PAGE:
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Fragment of a Gold-Glass Vessel

Late Roman
second half of the 4th century
4.7 cm x 7.4 cm (1 7/8 in. x 2 15/16 in.)
gold glass

On view


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Early Christian Romans interred their dead in catacombs, subterranean corridors lined with burial niches. The tomb alcoves, or loculi, were often decorated with a variety of objects, inserted into the mortar closing the niche; among them were fragments of gold glass vessels. Generally, only the disk-shaped, decorated bases of these vessels survive, suggesting that they were deliberately broken. Although their precise function in funerary rites remains unknown, they may have played a role in funerary banquets.

This fragment once formed the bottom of a drinking cup. Three male figures stand within a square frame, bordered on its top and left sides by red and blue enamel dots and an elongated triangle; the frame would have formed a square, and each of its four sides would likely have been similarly bordered by dots and triangles. Between the figures’ heads are letters spelling APOSTOLE, suggesting that the figures are apostles, although no attributes identify them. Except for the enamel dots, the design is executed in gold, as is typical of late fourth-century Roman gold glass.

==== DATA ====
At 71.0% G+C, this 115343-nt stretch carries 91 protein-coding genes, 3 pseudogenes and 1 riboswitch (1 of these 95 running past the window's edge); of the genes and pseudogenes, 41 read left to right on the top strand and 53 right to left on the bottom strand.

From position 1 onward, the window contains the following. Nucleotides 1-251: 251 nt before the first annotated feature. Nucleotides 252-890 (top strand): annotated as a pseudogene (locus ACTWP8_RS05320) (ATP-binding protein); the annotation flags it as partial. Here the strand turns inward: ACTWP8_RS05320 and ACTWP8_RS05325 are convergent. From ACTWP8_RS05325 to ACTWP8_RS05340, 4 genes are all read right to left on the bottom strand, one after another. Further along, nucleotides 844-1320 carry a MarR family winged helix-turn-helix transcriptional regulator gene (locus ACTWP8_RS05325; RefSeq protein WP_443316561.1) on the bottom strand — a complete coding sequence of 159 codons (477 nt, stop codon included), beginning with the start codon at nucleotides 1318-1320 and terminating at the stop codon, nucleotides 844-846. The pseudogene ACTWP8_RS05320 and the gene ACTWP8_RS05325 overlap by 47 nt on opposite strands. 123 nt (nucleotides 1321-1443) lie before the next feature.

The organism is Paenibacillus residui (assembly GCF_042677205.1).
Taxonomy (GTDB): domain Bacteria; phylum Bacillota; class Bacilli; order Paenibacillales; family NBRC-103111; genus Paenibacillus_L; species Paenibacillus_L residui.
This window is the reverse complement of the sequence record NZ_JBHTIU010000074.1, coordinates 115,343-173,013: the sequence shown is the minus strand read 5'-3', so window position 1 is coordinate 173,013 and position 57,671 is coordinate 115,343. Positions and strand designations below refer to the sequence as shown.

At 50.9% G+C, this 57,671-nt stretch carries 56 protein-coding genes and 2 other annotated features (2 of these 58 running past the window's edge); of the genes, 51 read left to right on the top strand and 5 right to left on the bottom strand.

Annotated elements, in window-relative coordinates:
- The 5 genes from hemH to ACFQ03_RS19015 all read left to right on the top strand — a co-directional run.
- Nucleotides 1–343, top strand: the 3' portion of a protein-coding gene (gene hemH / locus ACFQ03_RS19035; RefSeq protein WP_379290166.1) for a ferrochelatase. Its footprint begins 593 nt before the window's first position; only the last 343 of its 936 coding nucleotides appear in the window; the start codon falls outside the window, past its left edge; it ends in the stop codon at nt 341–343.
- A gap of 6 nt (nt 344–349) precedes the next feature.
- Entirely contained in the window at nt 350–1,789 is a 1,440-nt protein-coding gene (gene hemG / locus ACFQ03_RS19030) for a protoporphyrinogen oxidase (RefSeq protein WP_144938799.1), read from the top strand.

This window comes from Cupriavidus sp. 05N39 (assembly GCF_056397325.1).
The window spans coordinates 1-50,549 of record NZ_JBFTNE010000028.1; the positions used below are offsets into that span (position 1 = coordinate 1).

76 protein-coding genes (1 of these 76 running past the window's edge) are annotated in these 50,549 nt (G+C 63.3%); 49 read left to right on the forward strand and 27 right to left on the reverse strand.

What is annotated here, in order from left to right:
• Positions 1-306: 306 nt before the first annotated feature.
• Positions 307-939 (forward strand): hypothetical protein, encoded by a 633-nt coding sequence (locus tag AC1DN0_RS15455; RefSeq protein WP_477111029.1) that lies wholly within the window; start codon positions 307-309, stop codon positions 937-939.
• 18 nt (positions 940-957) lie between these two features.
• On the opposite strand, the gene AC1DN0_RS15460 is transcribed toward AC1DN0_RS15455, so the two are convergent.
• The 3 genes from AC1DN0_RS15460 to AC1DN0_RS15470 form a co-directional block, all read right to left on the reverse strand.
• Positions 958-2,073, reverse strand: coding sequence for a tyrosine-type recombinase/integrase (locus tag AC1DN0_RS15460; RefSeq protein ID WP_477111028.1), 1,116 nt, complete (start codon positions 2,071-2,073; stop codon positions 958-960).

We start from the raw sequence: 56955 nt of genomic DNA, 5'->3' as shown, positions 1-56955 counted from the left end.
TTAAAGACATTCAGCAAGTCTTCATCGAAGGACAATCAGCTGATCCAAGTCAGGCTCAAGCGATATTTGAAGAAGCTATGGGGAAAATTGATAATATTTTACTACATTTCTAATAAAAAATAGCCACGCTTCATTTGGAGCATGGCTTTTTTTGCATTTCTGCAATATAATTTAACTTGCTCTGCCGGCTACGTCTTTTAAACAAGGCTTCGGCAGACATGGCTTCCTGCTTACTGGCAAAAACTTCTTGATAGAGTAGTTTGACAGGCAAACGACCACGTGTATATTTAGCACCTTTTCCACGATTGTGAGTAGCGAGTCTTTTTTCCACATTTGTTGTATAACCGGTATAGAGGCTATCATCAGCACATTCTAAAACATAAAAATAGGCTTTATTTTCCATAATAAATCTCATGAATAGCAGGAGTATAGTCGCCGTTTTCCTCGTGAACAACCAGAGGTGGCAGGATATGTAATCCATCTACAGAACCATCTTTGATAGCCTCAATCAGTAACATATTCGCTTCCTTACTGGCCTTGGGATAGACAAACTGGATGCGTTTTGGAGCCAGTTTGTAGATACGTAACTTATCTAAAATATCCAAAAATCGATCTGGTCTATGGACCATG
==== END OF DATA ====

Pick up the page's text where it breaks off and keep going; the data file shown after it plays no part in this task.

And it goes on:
Images of this type were formed through the adhesion of gold leaf to a glass surface, typically the bottom of a vessel. A design was etched into the gold using a needle or stylus; the object was then heated again and fused with another piece of glass, from which a ring foot was formed, sealing the gold between two translucent layers. Despite the fragmentary nature of this object, its survival attests to a controlled, partial destruction, which emphasizes the image over the function of the object in the final stage of its use.

- S. Zwirn

The Dumbarton Oaks Collection, Harvard University (Washington, D.C., 1955), 132, no. 265.

M. C. Ross, Catalogue of the Byzantine and Early Mediaeval Antiquities in the Dumbarton Oaks Collection, vol. 1, Metalwork, Ceramics, Glass, Glyptics, Painting (Washington, D.C., 1962), 80, no. 95, pl. LV.

Handbook of the Byzantine Collection (Washington, D.C., 1967), 92-93, no. 318, pl. 92.

J. Engemann, "Bemerkungen zu spätrömischen Gläsern mit Goldfoliendekor," Jahrbuch für Antike und Christentum 11-12 (1968-69): 7-25, esp. 18, pl. 4b.

S. L. Smith, "Gold-Glass Vessels of the Late Roman Empire: Production, Context, and Function" (Ph.D. thesis, Rutgers, the State University of New Jersey, 2000), 98, pl. XLVIIId, appendix B2.189.

Acquisition History
Purchased from Charles Ratton (dealer), Paris by Dumbarton Oaks Research Library and Collection, October 1953.

Dumbarton Oaks Research Library and Collection, Byzantine Collection, Washington, D.C.